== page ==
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What is Racism?

Racial group

A group of people defined by race, colour, nationality and ethnic or national origins. All racial groups are protected from unlawful racial discrimination.



Racism is used to describe a whole range of myths, ideas and attitudes that are used to justify placing a particular racial group(s) in an inferior position to another. A set of attitudes and behaviour towards another racial or ethnic group based on:


  • The belief that natural difference in physical characteristics (such as skin colour, hair type, face shape, etc.) corresponds directly to differences in personality and ability.

  • The social and economic power of members of one racial or ethnic group to enforce and enact such attitudes and behaviour towards others.


Indirect Discrimination



The application of a provision, criterion or practice that puts people of a particular race or ethnic or national origin at a particular disadvantage and cannot be shown to be a proportionate means of achieving a legitimate aim.


The concept of 'provision, criterion or practice' covers the full breadth of formal and informal practice. Practice may be defined as the customary ways in which an intention or policy is actually carried out. It includes attitudes and behaviour that could amount to discrimination through unwitting prejudice, ignorance, thoughtlessness and racist stereotyping. To find discrimination it will be sufficient to show that a practice is likely to affect the group in question adversely.


Religion or belief

Occurs if one person (A) applies a provision, criterion or practice, which s/he to other persons not of B's religion or belief, but which puts B at a disadvantage when compared with those others, and which cannot be shown to be proportionate means of achieving a legitimate aim.


Institutional racism

Institutional racism is concerned with racial discrimination which has been incorporated into structures, processes and procedures of organisations, either because of racial prejudice or because of a failure to take into account the particular needs of Black and minority ethnic people.



The definition of harassment introduced by the Race Relations Act 1976 (Amendment) Regulations 2003 applies when the discrimination is on grounds of race or ethnic or national origins, but not colour or nationality. Harassment on grounds of colour or nationality amounts to less favourable treatment and may be unlawful direct discrimination.


A person harasses another on grounds of race or ethnic or national origins when he or she engages in unwanted conduct that has the purpose or effect of:


  • violating that other persons dignity; or
  • creating an intimidating or hostile, degrading, humiliating or offensive environment for them.



This has a special legal meaning under the Race Relations Act. It occurs if you are treated less favourably than others in the same circumstances because you have complained about racial discrimination, or supported someone else who has. A complaint of racial discrimination means that someone has:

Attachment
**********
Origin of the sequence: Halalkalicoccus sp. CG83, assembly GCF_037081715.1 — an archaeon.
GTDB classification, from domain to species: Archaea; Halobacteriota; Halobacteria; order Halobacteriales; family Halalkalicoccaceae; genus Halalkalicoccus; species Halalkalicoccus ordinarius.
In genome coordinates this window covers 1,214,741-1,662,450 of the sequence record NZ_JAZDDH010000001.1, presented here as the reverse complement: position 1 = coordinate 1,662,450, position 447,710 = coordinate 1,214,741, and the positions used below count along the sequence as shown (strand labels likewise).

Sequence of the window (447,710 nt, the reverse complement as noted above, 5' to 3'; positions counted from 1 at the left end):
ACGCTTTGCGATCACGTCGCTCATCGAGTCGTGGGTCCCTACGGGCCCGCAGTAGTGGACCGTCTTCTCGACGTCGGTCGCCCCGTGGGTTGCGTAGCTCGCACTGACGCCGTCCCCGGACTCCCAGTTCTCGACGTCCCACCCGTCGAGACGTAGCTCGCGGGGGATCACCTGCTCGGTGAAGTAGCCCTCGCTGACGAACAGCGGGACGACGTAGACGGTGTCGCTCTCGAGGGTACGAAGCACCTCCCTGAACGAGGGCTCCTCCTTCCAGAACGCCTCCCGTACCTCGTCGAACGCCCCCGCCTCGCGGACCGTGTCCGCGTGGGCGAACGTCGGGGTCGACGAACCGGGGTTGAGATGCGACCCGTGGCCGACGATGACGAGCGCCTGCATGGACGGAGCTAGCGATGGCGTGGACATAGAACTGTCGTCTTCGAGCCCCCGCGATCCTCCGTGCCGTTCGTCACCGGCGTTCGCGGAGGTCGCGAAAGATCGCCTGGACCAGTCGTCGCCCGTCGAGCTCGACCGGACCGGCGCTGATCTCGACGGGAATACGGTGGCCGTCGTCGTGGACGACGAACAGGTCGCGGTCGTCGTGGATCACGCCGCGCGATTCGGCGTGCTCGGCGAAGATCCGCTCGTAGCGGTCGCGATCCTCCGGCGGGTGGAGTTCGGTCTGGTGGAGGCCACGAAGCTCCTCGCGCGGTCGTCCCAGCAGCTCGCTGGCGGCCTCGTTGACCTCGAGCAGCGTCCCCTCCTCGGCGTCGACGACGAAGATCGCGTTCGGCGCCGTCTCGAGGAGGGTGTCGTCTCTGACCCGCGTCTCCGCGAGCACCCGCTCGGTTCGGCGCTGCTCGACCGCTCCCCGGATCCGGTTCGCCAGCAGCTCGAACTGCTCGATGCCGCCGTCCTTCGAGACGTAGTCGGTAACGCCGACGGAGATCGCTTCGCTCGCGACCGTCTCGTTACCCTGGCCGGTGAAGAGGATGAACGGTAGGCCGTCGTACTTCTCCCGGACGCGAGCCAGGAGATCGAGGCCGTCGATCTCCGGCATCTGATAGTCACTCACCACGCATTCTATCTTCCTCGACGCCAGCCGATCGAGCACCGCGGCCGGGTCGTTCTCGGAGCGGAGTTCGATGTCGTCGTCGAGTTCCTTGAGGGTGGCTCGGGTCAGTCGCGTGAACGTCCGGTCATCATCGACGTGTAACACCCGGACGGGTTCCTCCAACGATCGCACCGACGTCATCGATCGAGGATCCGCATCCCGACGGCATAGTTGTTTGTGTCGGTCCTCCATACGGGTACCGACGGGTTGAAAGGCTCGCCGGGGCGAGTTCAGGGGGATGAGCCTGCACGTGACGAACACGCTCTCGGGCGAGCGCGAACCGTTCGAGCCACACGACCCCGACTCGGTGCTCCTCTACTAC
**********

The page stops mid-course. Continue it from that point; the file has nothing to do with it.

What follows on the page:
• brought proceedings under the Race Relations Act against the discriminator or anyone else
  • given evidence or information in connection with proceedings brought by another person under the Race Relations Act
  • done anything under the Race Relations Act or with reference to it
  • alleged that a person has acted in a way which would breach the Race Relations Act.


The complaint does not need to expressly claim discrimination when making the complaint.


Information accessed from - http://www.equalityhumanrights.com/


As Britain welcomes people of many different nationalities and ethnic origins, it is natural that people of different cultures will interact. The quality of life of some people in the community can be undermined if they are denied access to employment or services - such discrimination can be intentional or unintentional. Racial discrimination impacts on different communities in different ways.


Anti-Racist Magazines

Until 2003, CARF was Britain's only independent anti-racist magazine, documenting resistance against racism - from black and refugee organisations, monitoring groups, anti-deportation campaigns, football fans, and much more.


The CARF group now supports the work of the IRR news network and has transferred its publishing efforts to this outlet where, we hope, the news and analysis which made CARF magazine a success will continue to find an audience.


The CARF group is not aligned to any political party or tendency. It is composed of individuals from many walks of life: designers, lawyers, journalists, students, race relations workers all of whom share a commitment to fighting racism.


Access the magazine and more information at - http://www.carf.org.uk/


Other Anti-Racist magazines include: http://www.searchlightmagazine.com/


The Council for Racial Equality in Cornwall

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